Real Operations Automation: Provides a suite of facilities and tools designed to reduce administrator overhead through automation of mundane and repetitive tasks as well as provide automatic self-adjusting configuration of otherwise complex server sub systems.

SmartUpgrade for WebLogic: Tooling, processes and best practices that makes the upgrade process to WebLogic Server from Oracle Containers for J2EE (OC4J).

The design philosophy of WebLogic Suite 11g is makes the environment simple, open, and easy-to-use within heterogeneous middleware infrastructures while remaining the industrys most hardened infrastructure for mission-critical application deployments.

Oracle White PaperWebLogic Suite 11g Technical White Paper

Packaging
In Fusion Middleware 11g, Oracle provides a single integrated Java infrastructure packaged as WebLogic Suite. WebLogic Suite contains three major server side runtime components: 1. Oracle WebLogic Server - the best-of-breed, proven mission critical capable Java server infrastructure; 2. Oracle JRockit - the worlds highest performing low latency Java VM; 3. Oracle Coherence the industrys most predictable, reliable, scale-out in-memory data grid. This infrastructure increases application performance and improves application efficiency due to a highly optimized integration of the components, enables predictable and reliable application scale out with the deep integration of the Coherence In Memory Data Grid and provides unmatched quality of service for custom and packaged applications deployed to this infrastructure. WebLogic Suite comes with a choice of highly productive development tools based on Oracle JDeveloper or Eclipse (Oracle Enterprise Pack for Eclipse) and a fully integrated management infrastructure for large-scale administration and operations with Enterprise Manager.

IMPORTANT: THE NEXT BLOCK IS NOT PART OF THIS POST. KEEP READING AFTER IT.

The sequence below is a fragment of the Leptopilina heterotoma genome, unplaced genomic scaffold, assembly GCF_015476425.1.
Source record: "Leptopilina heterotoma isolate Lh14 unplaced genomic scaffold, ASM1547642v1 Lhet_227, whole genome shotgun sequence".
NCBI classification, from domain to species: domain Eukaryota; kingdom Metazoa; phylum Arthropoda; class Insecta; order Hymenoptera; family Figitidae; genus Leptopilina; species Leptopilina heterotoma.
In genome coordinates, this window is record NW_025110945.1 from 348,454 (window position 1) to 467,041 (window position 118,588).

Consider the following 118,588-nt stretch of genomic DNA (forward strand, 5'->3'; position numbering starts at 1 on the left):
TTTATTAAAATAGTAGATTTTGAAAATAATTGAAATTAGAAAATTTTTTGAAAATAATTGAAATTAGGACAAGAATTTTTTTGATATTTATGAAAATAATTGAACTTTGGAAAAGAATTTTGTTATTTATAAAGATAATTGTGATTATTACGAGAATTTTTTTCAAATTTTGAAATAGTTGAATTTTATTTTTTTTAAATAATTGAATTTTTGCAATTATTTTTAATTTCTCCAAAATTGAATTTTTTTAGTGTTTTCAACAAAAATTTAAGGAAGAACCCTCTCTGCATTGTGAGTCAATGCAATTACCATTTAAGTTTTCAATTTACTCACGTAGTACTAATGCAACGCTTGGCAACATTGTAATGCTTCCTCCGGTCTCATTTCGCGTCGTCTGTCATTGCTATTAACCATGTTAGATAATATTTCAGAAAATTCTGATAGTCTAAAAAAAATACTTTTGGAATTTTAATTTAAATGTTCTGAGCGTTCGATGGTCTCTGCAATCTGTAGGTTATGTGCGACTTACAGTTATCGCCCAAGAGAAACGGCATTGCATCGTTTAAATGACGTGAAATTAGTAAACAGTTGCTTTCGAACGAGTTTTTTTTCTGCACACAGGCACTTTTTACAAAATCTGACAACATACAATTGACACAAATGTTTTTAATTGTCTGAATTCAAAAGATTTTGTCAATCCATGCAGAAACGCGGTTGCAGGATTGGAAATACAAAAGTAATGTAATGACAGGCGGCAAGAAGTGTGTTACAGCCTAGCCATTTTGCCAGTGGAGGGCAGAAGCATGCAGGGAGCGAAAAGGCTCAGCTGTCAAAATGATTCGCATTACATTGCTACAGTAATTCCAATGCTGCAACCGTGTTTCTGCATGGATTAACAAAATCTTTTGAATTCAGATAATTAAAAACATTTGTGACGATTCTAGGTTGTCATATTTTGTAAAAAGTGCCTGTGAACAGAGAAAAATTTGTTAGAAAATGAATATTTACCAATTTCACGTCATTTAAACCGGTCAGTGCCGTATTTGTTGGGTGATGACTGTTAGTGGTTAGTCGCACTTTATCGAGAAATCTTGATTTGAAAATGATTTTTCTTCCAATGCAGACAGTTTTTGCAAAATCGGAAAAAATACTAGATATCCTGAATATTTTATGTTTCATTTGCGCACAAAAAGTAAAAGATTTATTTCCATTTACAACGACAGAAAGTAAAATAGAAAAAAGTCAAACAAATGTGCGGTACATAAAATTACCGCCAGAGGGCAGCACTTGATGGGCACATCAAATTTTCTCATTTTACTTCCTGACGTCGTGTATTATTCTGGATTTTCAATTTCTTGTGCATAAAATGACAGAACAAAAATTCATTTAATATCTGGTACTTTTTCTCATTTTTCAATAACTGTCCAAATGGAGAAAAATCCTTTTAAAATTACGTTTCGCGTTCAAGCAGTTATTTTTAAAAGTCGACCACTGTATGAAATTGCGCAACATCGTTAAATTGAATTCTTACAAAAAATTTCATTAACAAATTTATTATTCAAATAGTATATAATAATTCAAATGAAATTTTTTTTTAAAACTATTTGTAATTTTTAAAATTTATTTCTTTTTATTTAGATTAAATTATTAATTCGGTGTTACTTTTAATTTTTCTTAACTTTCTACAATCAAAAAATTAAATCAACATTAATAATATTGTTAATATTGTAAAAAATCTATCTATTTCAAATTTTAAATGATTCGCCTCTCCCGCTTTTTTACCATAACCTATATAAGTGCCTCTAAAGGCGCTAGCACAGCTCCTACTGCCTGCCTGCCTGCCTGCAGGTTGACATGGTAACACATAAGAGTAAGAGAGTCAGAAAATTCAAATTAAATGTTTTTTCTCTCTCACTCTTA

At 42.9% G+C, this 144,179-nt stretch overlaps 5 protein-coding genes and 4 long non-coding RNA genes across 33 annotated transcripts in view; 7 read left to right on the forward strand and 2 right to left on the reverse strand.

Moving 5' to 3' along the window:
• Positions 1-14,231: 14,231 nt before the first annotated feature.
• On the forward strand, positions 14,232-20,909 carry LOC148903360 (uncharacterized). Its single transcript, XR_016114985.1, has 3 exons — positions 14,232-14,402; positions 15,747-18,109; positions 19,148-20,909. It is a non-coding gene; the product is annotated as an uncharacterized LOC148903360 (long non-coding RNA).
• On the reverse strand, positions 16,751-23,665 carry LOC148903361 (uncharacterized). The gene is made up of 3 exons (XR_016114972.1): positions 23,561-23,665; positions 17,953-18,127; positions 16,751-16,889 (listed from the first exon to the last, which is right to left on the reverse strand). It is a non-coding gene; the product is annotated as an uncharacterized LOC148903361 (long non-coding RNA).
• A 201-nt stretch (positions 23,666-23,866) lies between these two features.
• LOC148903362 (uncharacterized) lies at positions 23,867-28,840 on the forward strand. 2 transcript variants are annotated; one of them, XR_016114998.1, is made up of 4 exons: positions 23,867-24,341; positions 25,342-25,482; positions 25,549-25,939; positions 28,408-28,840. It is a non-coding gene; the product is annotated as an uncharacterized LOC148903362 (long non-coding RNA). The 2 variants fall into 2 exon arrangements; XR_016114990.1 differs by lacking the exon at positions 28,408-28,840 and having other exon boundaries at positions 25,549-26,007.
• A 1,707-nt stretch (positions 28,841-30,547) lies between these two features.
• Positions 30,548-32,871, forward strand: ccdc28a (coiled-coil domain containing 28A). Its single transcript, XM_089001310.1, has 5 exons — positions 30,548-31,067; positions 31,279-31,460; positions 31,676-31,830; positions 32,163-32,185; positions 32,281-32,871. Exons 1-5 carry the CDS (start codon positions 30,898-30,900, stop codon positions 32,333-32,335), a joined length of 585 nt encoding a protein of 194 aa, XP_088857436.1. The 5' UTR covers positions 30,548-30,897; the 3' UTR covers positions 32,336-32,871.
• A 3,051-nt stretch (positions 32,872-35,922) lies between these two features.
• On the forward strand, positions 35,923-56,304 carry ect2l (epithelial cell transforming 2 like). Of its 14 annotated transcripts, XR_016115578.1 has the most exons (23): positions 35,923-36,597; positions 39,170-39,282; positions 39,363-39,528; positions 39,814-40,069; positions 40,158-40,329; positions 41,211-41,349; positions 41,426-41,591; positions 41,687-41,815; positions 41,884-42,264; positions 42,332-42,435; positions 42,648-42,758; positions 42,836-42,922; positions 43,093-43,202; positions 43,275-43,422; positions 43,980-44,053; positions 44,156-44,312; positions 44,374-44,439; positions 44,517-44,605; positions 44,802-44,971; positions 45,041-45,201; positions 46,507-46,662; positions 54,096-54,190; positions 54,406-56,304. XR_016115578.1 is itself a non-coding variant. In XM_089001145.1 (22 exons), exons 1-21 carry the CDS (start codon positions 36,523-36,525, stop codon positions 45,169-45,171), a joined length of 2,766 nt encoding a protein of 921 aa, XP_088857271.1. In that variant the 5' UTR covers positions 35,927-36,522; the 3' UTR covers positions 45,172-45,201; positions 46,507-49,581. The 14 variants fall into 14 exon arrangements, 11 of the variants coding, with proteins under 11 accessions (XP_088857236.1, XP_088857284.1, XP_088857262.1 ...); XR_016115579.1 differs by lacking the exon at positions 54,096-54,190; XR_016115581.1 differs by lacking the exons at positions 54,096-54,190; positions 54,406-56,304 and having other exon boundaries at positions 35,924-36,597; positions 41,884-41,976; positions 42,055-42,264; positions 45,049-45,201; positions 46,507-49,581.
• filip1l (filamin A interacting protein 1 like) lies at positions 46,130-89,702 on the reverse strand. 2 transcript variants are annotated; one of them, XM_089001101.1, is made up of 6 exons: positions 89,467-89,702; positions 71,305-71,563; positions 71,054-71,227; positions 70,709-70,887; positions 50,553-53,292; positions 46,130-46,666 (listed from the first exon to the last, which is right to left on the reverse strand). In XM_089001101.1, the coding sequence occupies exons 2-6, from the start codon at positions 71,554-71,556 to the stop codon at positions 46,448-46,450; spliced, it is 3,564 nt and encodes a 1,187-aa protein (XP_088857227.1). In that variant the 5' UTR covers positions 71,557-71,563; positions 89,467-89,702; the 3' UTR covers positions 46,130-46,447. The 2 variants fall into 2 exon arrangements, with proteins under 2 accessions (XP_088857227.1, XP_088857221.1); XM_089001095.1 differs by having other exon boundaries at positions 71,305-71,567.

WebLogic Server
For 11g, WebLogic Server moves the bar for application server providers even higher by extending its performance lead and offering new innovation for enterprise application developers. WebLogic Server has again set new world records in the industry standard SpecJAppserver2004 benchmark. New features such as GridLink for RAC and Enterprise Grid Messaging provide new capabilities for mission critical applications. At all levels of WebLogic Suite, capabilities are provided that drive toward solving our customers problems, including need for performance and product integration.

Enterprise Grid Messaging


Enterprise Grid Messaging (EGM) has been designed and developed to provide all the features necessary for the most demanding messaging applications. EGM works across the Oracle stack, and beyond, offering support for .Net applications for interoperability and integration with many Oracle applications. Above and beyond the Java Messaging Service (JMS) specification, EGM incorporates important message scoping facilities including: